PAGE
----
The silvery and malleable metal is traded on the London Metal Exchange and its tight global supplies have propelled the price to a record high above $14,000 a tonne!

Suhandri, a 49-year-old father of five and one in search of ore said,

Birth Defects, Leukemia, Bukit Merah Mine, Malaysia


Rare earth metals are harmful to human beings when they are exposed to it over a long period of time and also the amount of toxic metals they come into contact with, during the process of mining.

For example, the Bukit Merah mine in Malaysia, belonging to the Mitsubishi Company had to shut down in 1992, due to opposition from environmental activists and local people who blamed the mine for birth defects and leukemia cases, and other negative health effects.

Now, a decade later, the company is involved in a $100 million dollar cleanup. As you must have guessed, this is among the biggest radioactive waste site in Asia. Local doctors say that the thorium waste led to many diseases and increased the cases of leukemia. In 2011, over 80,000 barrels of radioactive waste was removed to a hilltop repository.

The company sold some bags of fertilizer (calcium phosphate) on trial basis, as it wanted to market the waste by-products. But the trial was a failure, the animals which ate the grass grown with the toxic fertilizer all died. So, dangers of mining rare earth metals are not limited to humans, even animals die due to it.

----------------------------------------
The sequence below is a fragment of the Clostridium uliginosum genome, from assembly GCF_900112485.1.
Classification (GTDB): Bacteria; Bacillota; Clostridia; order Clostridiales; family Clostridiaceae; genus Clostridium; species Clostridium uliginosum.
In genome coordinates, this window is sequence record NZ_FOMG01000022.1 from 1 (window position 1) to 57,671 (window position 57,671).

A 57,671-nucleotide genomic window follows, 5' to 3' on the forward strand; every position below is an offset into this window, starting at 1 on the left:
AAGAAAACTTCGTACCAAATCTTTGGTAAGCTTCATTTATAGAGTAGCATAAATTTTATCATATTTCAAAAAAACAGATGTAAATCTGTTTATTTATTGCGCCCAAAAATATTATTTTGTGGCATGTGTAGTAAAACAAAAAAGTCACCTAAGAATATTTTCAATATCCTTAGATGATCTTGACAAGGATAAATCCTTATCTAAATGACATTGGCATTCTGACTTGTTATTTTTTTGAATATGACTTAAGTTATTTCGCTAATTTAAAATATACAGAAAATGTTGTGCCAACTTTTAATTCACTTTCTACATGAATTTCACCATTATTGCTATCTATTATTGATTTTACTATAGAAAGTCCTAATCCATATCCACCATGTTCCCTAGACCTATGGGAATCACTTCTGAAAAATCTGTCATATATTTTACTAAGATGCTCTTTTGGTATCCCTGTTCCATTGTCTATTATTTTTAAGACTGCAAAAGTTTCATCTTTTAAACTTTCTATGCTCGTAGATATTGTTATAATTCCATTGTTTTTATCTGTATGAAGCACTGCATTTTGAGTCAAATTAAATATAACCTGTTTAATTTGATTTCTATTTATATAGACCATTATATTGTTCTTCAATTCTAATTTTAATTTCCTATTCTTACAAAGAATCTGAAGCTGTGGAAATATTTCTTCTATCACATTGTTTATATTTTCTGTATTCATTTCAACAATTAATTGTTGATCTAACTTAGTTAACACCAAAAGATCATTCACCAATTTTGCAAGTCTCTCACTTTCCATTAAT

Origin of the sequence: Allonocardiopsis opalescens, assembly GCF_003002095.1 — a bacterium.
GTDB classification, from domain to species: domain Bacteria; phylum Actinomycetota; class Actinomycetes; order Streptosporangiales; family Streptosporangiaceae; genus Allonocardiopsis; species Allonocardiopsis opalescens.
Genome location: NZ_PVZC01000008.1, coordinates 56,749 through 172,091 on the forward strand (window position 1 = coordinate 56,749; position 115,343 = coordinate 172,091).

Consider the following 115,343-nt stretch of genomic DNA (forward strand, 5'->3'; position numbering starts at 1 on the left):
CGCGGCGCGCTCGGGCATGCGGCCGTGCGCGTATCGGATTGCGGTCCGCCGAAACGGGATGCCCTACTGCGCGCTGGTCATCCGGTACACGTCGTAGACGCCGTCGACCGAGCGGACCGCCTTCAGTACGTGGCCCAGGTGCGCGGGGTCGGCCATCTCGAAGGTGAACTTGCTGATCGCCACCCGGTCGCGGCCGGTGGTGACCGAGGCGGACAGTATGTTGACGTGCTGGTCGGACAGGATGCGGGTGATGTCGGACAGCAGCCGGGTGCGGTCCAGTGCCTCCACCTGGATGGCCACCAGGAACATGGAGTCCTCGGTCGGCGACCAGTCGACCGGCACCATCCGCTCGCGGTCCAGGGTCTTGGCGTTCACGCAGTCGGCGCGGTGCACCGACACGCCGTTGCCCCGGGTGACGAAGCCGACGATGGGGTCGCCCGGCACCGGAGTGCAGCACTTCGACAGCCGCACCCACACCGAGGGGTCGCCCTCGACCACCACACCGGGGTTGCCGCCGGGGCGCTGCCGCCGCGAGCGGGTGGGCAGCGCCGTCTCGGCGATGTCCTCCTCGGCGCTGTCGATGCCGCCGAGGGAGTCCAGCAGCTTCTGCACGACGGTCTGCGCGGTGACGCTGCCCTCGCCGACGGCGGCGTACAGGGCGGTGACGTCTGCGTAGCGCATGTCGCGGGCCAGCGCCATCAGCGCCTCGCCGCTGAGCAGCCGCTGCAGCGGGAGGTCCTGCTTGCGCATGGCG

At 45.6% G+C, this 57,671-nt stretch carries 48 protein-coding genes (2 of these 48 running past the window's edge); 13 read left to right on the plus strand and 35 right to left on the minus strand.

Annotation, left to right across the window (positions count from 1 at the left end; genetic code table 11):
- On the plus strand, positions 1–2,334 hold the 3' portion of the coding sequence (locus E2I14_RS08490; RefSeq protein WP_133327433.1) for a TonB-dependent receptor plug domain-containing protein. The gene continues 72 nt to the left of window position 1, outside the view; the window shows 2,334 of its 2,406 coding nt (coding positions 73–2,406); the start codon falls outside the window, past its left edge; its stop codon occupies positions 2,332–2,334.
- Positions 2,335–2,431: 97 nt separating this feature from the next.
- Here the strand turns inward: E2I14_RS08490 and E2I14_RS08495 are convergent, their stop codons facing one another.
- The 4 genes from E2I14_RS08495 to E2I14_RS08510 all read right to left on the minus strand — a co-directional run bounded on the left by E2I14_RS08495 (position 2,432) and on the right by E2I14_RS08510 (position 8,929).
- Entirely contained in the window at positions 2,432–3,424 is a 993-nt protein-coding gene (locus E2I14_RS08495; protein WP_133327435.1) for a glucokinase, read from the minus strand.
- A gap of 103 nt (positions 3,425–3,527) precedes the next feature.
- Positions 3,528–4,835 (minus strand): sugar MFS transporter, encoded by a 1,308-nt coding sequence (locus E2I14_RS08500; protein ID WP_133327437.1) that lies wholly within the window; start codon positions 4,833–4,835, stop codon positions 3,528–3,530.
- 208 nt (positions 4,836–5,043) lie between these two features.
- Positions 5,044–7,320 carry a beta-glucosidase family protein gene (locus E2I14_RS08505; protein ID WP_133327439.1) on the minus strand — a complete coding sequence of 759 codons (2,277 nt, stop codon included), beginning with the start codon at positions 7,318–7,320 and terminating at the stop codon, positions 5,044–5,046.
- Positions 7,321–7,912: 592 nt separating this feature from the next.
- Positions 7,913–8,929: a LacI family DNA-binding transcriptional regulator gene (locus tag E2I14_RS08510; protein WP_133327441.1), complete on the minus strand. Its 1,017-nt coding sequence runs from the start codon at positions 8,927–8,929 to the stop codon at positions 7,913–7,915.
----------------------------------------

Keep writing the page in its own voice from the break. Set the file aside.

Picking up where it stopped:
Deformities, cancers linked to China’s  Bayan Obo mine

China’s-Bayan-Obo-mineImage Source : mining.com

In Bayan Obo village, which was the site of the Bayan Obo mine, the sheep often have external and internal double teeth, and the wool of the sheep is quite ugly. China has be mining rare earth metals for more than fifty years, without any regulations for safety. As a result, the toxic waste leached into the water bodies, including drinking water, damaged surface vegetation, reduced and eliminated food crops output. It was the reason behind soil erosion, acidification and pollution.

According to Institute for Applied Ecology, Germany the site has now a 11 km waste pond which contains radioactive waste. China’s rare earth metal industry produces deadly sulphur dioxide and fluorine, which also cause many harmful diseases. The exposure to these gases and thorium has been linked to the increased risk of developing pancreatic, lung and some other cancers, thus revealing the harmful health effects of rare earth metals.

In 2011, a Tieguanyin variety of the Lipton Oolong tea produced by Unilever was found to contain excessive levels of rare earth metals. Anyone world over drinking this tea could face health issues, especially if they drank it on a regular basis.